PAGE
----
Even as the Supreme Court takes up the issue of emergency contraception coverage, a new study suggests the most popular form of the drug might not work for most American women. It seems one formulation of the popular drug loses effectiveness in women who are obese or who weigh over a certain amount.

Energy
4:43 pm
Tue November 26, 2013

Colo. Fracking Votes Put Pressure On Energy Companies

A vote to ban fracking in Broomfield, a suburb of Denver, headed to a recount this month after the measure failed by just 13 votes. Broomfield was one of four Front Range towns considering limits or bans on the drilling procedure some fear may not be safe.
Kristen Wyatt AP

Originally published on Tue November 26, 2013 8:45 pm

The 2013 election marked a victory for foes of hydraulic fracturing, or fracking, in Colorado. Voters in three Front Range communities decided to put limits on the practice.

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NPR Story
3:21 pm
Tue November 26, 2013

At STREB Action Lab, Dance and Physics Collide

Transcript

IRA FLATOW, HOST:

If you're headed to the ballet this season, chances are to hear something like the "Dance of the Sugar Plum Fairy" from "The Nutcracker," this season's dance blockbuster as usual. But dance doesn't always sound this sweet. Sometimes it sounds more like this.

(SOUNDBITE OF PLEXIGLAS SLAMMING)

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NPR Story
3:21 pm
Tue November 26, 2013

Eating 'Wilder' Foods for a Healthier Diet

Transcript

IRA FLATOW, HOST:

This is SCIENCE FRIDAY. I'm Ira Flatow. Hope you had a good Thanksgiving, this being the day after. One of the best parts of Thanksgiving is, I think, the leftovers. Don't they always taste better? Well, my next guest is here to tell us how we can get the most flavor and nutrition out of those leftovers and our food all year round.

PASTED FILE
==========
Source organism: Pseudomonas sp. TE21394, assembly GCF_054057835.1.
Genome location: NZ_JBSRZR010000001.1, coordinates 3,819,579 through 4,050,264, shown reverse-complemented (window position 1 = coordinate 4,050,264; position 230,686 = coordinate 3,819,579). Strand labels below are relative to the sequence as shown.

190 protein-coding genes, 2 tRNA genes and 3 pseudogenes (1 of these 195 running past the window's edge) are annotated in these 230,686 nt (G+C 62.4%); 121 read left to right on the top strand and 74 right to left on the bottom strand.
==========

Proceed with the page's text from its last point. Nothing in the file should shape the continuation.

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NPR Story
3:21 pm
Tue November 26, 2013

Annual Prizes Honor the Stranger Side of Science

Transcript

IRA FLATOW, HOST:

This is SCIENCE FRIDAY. I'm Ira Flatow. There's research that tackles the really big questions like where did we come from? How did the universe form? How can people live longer, better lives? Today is probably not the day for that research. Instead, it's our annual salute to science that first makes you laugh and then makes you think.

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The Salt
1:34 pm
Tue November 26, 2013

Beer-Tapping Physics: Why A Hit To A Bottle Makes A Foam Volcano

Morgan Walker NPR

Originally published on Wed November 27, 2013 12:37 pm

Ah, the old beer-tapping prank: One strong hit on the top of an open beer bottle, and poof! Your IPA explodes into a brewski volcano.

"In one second, most of your beer has really turned into foam," says physicist Javier Rodriguez Rodriguez of Carlos III University in Madrid. "You better have put the bottle into your mouth, because you need to drink whatever is coming out."